My Palestinian driver is waiting with a "Deeter" sign. He's the only one in the crowd holding up a piece of paper, so he's easy to spot. I thankfully hand him my bags. As we get in his mini-van, he tells me that he used to live in New York, but he feels that God wants him here right now. He is Christian, and carries pamphlets titled, "The Road to God" in his car. That's about all the Arabic I can read. He says that early in the morning is a good time to travel, before the cars and trucks really back up at the Israeli checkpoints. We pass through one quickly, and he tells me that this is a sort of alternative route to Ramallah, an easier way since the Israeli-imposed closures. It takes us about 45 minutes to reach my host's house.
There, I begin my first interview, since I won't be able to sleep for hours. Later, my host shows me my lodging, at his sister's house in the center of town, and helps me buy a phone card for the cell phone I just bought from a friend who was living in Ramallah. We ask a shopkeeper to add the card credit to the phone because neither of us knows how.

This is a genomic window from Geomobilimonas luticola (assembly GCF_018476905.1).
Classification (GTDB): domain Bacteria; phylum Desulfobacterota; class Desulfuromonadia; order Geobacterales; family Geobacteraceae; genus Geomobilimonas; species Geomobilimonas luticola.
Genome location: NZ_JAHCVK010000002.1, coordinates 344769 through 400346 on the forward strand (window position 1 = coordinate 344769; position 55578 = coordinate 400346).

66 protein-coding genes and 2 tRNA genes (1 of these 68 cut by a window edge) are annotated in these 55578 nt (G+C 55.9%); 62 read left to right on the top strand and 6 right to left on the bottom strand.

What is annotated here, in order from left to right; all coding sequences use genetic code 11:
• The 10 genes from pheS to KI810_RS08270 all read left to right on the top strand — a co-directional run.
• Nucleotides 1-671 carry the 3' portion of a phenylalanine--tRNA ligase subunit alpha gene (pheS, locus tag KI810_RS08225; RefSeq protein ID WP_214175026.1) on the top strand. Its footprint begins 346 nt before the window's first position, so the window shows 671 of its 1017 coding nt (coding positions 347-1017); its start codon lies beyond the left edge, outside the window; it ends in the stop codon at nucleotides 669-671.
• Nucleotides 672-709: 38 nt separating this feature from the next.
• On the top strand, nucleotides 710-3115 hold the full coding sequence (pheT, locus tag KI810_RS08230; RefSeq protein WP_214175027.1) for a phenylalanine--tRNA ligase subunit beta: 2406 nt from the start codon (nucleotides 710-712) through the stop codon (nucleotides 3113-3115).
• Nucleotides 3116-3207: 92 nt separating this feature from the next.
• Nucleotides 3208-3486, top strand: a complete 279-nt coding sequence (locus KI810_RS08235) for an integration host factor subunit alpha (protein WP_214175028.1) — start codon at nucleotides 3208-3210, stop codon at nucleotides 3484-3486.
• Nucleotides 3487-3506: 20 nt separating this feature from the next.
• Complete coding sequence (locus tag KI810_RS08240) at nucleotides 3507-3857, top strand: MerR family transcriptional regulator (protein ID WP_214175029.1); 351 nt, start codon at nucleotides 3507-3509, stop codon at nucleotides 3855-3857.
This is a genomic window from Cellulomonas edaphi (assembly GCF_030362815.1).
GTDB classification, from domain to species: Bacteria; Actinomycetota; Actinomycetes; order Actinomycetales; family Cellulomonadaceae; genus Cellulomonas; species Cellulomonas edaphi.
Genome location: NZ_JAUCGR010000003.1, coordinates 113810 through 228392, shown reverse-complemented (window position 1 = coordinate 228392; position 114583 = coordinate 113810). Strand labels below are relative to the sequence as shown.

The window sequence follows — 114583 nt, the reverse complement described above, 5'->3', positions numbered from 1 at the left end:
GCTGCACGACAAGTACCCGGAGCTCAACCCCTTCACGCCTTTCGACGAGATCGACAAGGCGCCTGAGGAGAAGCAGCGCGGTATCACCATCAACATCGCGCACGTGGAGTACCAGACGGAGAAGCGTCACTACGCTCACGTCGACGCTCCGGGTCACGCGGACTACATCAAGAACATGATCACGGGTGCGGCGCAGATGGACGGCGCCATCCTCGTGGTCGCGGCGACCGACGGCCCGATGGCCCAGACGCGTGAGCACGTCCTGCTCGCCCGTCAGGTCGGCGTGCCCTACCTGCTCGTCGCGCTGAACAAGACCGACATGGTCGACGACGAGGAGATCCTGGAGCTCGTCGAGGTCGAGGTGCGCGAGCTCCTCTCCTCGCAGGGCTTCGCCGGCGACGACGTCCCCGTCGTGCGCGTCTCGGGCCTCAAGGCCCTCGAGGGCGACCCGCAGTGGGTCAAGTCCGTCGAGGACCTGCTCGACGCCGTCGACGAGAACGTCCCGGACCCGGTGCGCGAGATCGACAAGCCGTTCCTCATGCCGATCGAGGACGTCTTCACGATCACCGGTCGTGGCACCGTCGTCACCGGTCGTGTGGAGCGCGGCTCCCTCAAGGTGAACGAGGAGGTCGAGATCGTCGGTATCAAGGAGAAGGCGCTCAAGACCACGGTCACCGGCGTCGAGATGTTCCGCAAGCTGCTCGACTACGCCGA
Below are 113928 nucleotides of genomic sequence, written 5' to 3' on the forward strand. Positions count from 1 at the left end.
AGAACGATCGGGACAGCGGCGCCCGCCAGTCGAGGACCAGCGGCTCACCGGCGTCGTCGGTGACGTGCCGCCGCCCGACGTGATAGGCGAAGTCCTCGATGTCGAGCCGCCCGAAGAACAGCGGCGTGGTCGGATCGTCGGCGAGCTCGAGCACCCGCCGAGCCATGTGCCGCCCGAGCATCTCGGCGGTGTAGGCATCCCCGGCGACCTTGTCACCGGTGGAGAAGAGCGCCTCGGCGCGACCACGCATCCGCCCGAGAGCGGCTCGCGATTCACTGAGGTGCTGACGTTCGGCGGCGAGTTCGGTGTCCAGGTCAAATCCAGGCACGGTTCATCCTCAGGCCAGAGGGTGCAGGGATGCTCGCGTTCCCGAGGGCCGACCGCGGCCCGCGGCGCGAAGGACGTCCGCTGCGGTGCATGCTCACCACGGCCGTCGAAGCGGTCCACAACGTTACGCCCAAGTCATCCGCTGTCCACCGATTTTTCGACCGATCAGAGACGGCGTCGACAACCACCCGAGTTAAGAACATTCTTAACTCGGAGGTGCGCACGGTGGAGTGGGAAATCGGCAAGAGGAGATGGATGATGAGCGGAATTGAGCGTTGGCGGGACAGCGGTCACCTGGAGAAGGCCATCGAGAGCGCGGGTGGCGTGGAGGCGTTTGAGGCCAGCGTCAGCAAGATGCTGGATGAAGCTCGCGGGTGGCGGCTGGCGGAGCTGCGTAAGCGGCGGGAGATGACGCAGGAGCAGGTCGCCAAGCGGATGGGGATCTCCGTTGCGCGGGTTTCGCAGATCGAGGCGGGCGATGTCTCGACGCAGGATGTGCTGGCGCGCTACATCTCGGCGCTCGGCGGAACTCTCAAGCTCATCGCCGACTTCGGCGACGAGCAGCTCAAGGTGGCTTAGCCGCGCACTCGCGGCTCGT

Tuesday, August 21, 2001
I slept poorly last night. I had to stay at my hosts' house in the hills just outside of town because by the time we finished talking it was too late for him to take me home. I heard sporadic shelling all night. Apparently, the locals wait until night to head to the nearby Israeli military camp, and there "the boys start to play," as my host put it. He was referring to the Palestinian practice whereby gun-carrying males go to the camp and exchange fire with Israeli soldiers, who are believed to see targets less easily at night. Although I knew that I was in no immediate danger, each time I heard the guns fire, my stomach clenched. Many people have told me that you just have to get used to it. My host still goes to the window when the shelling begins, though. He keeps a pair of binoculars on the ledge.
The rest of the interviews begin.
A journalist who used to be my teacher calls and suggests we meet for drinks at the American Colony in Jerusalem. Between his work and children, 8:30 tonight is the only time he can see me, and even that is stealing precious hours from his family.
I think of my husband, who supports my trip but cautioned me to think more of my safety than is my usual wont, and my mother, still blissfully unaware that I am in the West Bank.